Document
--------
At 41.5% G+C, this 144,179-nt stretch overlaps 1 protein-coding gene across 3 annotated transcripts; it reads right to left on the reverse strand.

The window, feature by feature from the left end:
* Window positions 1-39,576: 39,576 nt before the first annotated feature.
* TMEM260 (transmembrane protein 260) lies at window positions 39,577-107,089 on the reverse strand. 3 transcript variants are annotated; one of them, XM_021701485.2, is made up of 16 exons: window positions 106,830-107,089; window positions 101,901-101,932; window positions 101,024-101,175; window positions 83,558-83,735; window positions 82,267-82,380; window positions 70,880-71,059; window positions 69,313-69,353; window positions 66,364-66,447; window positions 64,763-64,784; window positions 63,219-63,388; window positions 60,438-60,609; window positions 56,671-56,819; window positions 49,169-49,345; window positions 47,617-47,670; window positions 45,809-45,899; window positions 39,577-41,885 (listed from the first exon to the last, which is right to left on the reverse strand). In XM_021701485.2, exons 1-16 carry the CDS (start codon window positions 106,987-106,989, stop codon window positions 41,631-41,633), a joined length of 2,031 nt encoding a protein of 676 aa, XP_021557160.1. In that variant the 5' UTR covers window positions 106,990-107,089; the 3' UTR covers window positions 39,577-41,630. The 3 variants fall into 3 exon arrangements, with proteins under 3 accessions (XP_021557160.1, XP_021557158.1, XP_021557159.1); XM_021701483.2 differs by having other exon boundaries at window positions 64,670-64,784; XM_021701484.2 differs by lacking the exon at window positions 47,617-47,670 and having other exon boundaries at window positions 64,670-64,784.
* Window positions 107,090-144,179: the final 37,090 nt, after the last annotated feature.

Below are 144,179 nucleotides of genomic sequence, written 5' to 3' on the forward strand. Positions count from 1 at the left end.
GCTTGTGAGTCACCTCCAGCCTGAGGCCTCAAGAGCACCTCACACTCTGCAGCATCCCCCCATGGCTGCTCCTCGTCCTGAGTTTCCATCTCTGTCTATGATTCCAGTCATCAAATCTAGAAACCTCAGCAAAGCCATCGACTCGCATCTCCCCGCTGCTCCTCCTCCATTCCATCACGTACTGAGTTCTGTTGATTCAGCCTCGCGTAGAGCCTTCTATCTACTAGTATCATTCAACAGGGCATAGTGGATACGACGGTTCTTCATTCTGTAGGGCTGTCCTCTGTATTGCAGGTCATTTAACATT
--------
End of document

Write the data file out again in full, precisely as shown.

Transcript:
At 41.5% G+C, this 144,179-nt stretch overlaps 1 protein-coding gene across 3 annotated transcripts; it reads right to left on the reverse strand.

The window, feature by feature from the left end:
* Window positions 1-39,576: 39,576 nt before the first annotated feature.
* TMEM260 (transmembrane protein 260) lies at window positions 39,577-107,089 on the reverse strand. 3 transcript variants are annotated; one of them, XM_021701485.2, is made up of 16 exons: window positions 106,830-107,089; window positions 101,901-101,932; window positions 101,024-101,175; window positions 83,558-83,735; window positions 82,267-82,380; window positions 70,880-71,059; window positions 69,313-69,353; window positions 66,364-66,447; window positions 64,763-64,784; window positions 63,219-63,388; window positions 60,438-60,609; window positions 56,671-56,819; window positions 49,169-49,345; window positions 47,617-47,670; window positions 45,809-45,899; window positions 39,577-41,885 (listed from the first exon to the last, which is right to left on the reverse strand). In XM_021701485.2, exons 1-16 carry the CDS (start codon window positions 106,987-106,989, stop codon window positions 41,631-41,633), a joined length of 2,031 nt encoding a protein of 676 aa, XP_021557160.1. In that variant the 5' UTR covers window positions 106,990-107,089; the 3' UTR covers window positions 39,577-41,630. The 3 variants fall into 3 exon arrangements, with proteins under 3 accessions (XP_021557160.1, XP_021557158.1, XP_021557159.1); XM_021701483.2 differs by having other exon boundaries at window positions 64,670-64,784; XM_021701484.2 differs by lacking the exon at window positions 47,617-47,670 and having other exon boundaries at window positions 64,670-64,784.
* Window positions 107,090-144,179: the final 37,090 nt, after the last annotated feature.

Below are 144,179 nucleotides of genomic sequence, written 5' to 3' on the forward strand. Positions count from 1 at the left end.
GCTTGTGAGTCACCTCCAGCCTGAGGCCTCAAGAGCACCTCACACTCTGCAGCATCCCCCCATGGCTGCTCCTCGTCCTGAGTTTCCATCTCTGTCTATGATTCCAGTCATCAAATCTAGAAACCTCAGCAAAGCCATCGACTCGCATCTCCCCGCTGCTCCTCCTCCATTCCATCACGTACTGAGTTCTGTTGATTCAGCCTCGCGTAGAGCCTTCTATCTACTAGTATCATTCAACAGGGCATAGTGGATACGACGGTTCTTCATTCTGTAGGGCTGTCCTCTGTATTGCAGGTCATTTAACATT